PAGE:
Windows 7 / Networking

Scalable Networking

As LAN bandwidth has increased beyond gigabit speeds, other components of a computer have become bottlenecks, limiting network performance. For example, a computer connected to a 10-gigabit network might not be able to saturate the link fully because the processor would be fully utilized processing network traffic.

Windows Vista, Windows 7, and Windows Server 2008 support the following scalable networking technologies (which require compatible hardware):

  • TCP Chimney Offload The computer's processor must assemble data from multiple TCP packets into a single network segment. TCP Chimney Offload allows the network adapter to handle the task of segmenting TCP data for outgoing packets, reassembling data from incoming packets, and acknowledging sent and received data. TCP Chimney Offload is not compatible with QoS or adapter teaming drivers developed for earlier versions of Windows. TCP Chimney Offload does not change how non-TCP packets are handled, including Address Resolution Protocol (ARP), Dynamic Host Configuration Protocol (DHCP), ICMP, and UDP. TCP Chimney Offload still requires the operating system to process every application input/output (I/O). Therefore, it primarily benefits large transfers, and chatty applications that transmit small amounts of data will see little benefit. For example, file or streaming media servers can benefit significantly. However, a database server that is sending 100-500 bytes of data to and from the database might see little or no benefit.
    Note To examine TCP Chimney Offload performance testing data, read "Boosting Data Transfer with TCP Offload Engine Technology" at /global/power/ps3q06-20060132-broadcom.pdf and "Enabling Greater Scalability and Improved File Server Performance with the Windows Server 2003 Scalable Networking Pack and Alacritech Dynamic TCP Offload" at /Files/File_Serving_White_Paper.pdf. For more information about TCP Chimney Offload, read "Full TCP Offload" at
  • Receive-side scaling (RSS) With NDIS 6.0 and in Windows Vista, Windows 7, and Windows Server 2008, incoming packets can be processed by multiple processors. In earlier versions of Windows, packets had to be processed by a single processor. Because more new computers have multiple cores and processors, this can alleviate an important bottleneck when used with a network adapter that supports RSS.
    Note For detailed information about RSS, read "Scalable Networking: Eliminating the Receive Processing Bottleneck-Introducing RSS" at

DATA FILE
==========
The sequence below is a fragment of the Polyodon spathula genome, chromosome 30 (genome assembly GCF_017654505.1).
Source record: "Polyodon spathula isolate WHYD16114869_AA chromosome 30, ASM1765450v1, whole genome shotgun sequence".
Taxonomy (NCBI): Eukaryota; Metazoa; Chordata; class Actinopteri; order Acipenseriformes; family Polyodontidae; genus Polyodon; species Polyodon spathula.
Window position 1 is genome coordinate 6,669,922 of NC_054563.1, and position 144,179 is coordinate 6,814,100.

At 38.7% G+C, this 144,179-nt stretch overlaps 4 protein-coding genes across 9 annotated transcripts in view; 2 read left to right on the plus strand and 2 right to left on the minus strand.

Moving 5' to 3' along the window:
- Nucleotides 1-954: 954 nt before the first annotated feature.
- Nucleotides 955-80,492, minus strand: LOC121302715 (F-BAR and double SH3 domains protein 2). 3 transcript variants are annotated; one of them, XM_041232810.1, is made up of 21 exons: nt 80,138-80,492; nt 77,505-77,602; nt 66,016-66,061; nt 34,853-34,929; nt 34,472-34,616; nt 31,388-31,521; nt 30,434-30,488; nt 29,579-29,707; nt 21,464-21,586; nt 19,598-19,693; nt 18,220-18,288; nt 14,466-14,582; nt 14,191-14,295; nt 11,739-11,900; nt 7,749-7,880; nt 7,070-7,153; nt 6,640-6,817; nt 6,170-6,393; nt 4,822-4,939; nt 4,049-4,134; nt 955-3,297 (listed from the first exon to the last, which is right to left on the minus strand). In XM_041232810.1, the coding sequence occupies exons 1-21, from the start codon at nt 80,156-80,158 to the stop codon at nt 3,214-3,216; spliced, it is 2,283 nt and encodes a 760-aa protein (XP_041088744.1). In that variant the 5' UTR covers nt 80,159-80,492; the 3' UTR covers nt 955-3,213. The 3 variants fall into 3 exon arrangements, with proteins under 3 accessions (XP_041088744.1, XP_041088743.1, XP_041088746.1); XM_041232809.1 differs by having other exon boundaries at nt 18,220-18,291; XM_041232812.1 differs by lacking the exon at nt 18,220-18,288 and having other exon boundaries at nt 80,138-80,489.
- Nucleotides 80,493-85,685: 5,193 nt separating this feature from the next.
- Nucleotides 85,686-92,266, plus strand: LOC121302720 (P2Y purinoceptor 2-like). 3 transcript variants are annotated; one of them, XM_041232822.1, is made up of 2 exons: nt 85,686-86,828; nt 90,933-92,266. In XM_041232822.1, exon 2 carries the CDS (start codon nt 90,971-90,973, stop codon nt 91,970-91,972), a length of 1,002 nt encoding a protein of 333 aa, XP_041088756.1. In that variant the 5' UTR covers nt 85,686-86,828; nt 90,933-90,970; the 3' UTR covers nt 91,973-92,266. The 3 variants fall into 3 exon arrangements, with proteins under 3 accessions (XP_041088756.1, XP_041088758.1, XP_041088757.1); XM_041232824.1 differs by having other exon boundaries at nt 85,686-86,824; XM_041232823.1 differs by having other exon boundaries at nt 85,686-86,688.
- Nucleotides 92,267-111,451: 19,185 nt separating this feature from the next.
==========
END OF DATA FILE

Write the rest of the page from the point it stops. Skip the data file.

• NetDMA NetDMA moves data directly from one location in the computer's main memory directly to another location without requiring the data to be moved through the processor, reducing the processor overhead. NetDMA requires the underlying hardware platform to support a technology such as Intel I/O Acceleration Technology (Intel I/OAT). NetDMA and TCP Chimney Offload are not compatible. If a network adapter supports both NetDMA and TCP Chimney Offload, Windows Vista and Windows 7 will use TCP Chimney Offload.
  • IPsec Offload IPsec authentication and encryption requires some processor overhead. Although the IPsec generated by a typical workstation will not significantly affect processor utilization, a workstation that is transferring large amounts of data (typically at greater than gigabit speeds) can dedicate a significant amount of processing time to IPsec. IPsec Offload moves IPsec processing to the network adapter, which typically has a processor optimized for handling authentication and encryption tasks.
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In this tutorial:

  1. Configuring Windows Networking
  2. Usability Improvements
  3. Network And Sharing Center
  4. Network Explorer
  5. How Windows Finds Network Resources
  6. How Windows Publishes Network Resources
  7. How Windows Creates the Network Map
  8. Network Map
  9. Set Up A Connection Or Network Wizard
  10. Manageability Improvements
  11. Network Location Types
  12. Policy-Based QoS
  13. Selecting DSCP Values
  14. Planning Traffic Throttling
  15. Configuring QoS Policies
  16. Configuring System-Wide QoS Settings
  17. Configuring Advanced QoS Settings
  18. Testing QoS
  19. Windows Firewall and IPsec
  20. Windows Connect Now in Windows 7
  21. Core Networking Improvements
  22. Networking BranchCache
  23. How Hosted Cache Works
  24. How Distributed Cache Works
  25. Configuring BranchCache
  26. BranchCache Protocols
  27. File Sharing Using SMB
  28. Web Browsing with HTTP (Including HTTPS)
  29. DNSsec
  30. GreenIT
  31. Efficient Networking
  32. What Causes Latency, How to Measure It, and How to Control It
  33. TCP Receive Window Scaling
  34. Scalable Networking
  35. Improved Reliability
  36. IPv6 Support
  37. 802.1X Network Authentication
  38. Server Message Block (SMB) 2.0
  39. Strong Host Model
  40. Wireless Networking
  41. Improved APIs
  42. Network Awareness
  43. Improved Peer Networking
  44. Services Used by Peer-to-Peer Networking
  45. Managing Peer-to-Peer Networking
  46. Peer-to-Peer Name Resolution
  47. EAP Host Architecture
  48. Layered Service Provider (LSP)
  49. Windows Sockets Direct Path for System Area Networks
  50. How to Configure Wireless Settings
  51. Configuring Wireless Settings Manually
  52. Using Group Policy to Configure Wireless Settings
  53. How to Configure TCP/IP
  54. DHCP
  55. Configuring IP Addresses Manually
  56. Command Line and Scripts
  57. How to Connect to AD DS Domains
  58. How to Connect to a Domain When 802.1X Authentication Is Not Enabled
  59. How to Connect to a Domain When 802.1X Authentication Is Enabled